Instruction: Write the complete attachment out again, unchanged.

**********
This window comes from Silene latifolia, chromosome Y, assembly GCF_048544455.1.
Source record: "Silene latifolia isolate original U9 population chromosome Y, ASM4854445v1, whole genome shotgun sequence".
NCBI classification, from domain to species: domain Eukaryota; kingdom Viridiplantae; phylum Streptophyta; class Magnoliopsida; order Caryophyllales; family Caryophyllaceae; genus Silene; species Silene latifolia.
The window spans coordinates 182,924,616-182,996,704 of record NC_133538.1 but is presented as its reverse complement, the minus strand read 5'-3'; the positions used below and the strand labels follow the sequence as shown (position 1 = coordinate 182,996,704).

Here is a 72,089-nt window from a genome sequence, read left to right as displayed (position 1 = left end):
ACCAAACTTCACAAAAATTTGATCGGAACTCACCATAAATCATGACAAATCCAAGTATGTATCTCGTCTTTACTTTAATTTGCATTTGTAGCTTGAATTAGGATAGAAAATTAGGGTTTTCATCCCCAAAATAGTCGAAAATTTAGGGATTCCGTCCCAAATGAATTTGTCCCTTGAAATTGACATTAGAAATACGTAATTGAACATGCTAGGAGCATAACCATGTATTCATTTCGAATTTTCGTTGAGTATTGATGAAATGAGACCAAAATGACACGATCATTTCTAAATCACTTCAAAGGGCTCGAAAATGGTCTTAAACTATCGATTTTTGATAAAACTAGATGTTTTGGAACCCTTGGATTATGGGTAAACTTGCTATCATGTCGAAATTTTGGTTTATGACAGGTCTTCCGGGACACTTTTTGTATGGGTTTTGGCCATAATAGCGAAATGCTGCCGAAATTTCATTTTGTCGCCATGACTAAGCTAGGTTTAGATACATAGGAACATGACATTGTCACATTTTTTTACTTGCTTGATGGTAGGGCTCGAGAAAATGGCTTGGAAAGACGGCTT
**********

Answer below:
This window comes from Silene latifolia, chromosome Y, assembly GCF_048544455.1.
Source record: "Silene latifolia isolate original U9 population chromosome Y, ASM4854445v1, whole genome shotgun sequence".
NCBI classification, from domain to species: domain Eukaryota; kingdom Viridiplantae; phylum Streptophyta; class Magnoliopsida; order Caryophyllales; family Caryophyllaceae; genus Silene; species Silene latifolia.
The window spans coordinates 182,924,616-182,996,704 of record NC_133538.1 but is presented as its reverse complement, the minus strand read 5'-3'; the positions used below and the strand labels follow the sequence as shown (position 1 = coordinate 182,996,704).

Here is a 72,089-nt window from a genome sequence, read left to right as displayed (position 1 = left end):
ACCAAACTTCACAAAAATTTGATCGGAACTCACCATAAATCATGACAAATCCAAGTATGTATCTCGTCTTTACTTTAATTTGCATTTGTAGCTTGAATTAGGATAGAAAATTAGGGTTTTCATCCCCAAAATAGTCGAAAATTTAGGGATTCCGTCCCAAATGAATTTGTCCCTTGAAATTGACATTAGAAATACGTAATTGAACATGCTAGGAGCATAACCATGTATTCATTTCGAATTTTCGTTGAGTATTGATGAAATGAGACCAAAATGACACGATCATTTCTAAATCACTTCAAAGGGCTCGAAAATGGTCTTAAACTATCGATTTTTGATAAAACTAGATGTTTTGGAACCCTTGGATTATGGGTAAACTTGCTATCATGTCGAAATTTTGGTTTATGACAGGTCTTCCGGGACACTTTTTGTATGGGTTTTGGCCATAATAGCGAAATGCTGCCGAAATTTCATTTTGTCGCCATGACTAAGCTAGGTTTAGATACATAGGAACATGACATTGTCACATTTTTTTACTTGCTTGATGGTAGGGCTCGAGAAAATGGCTTGGAAAGACGGCTT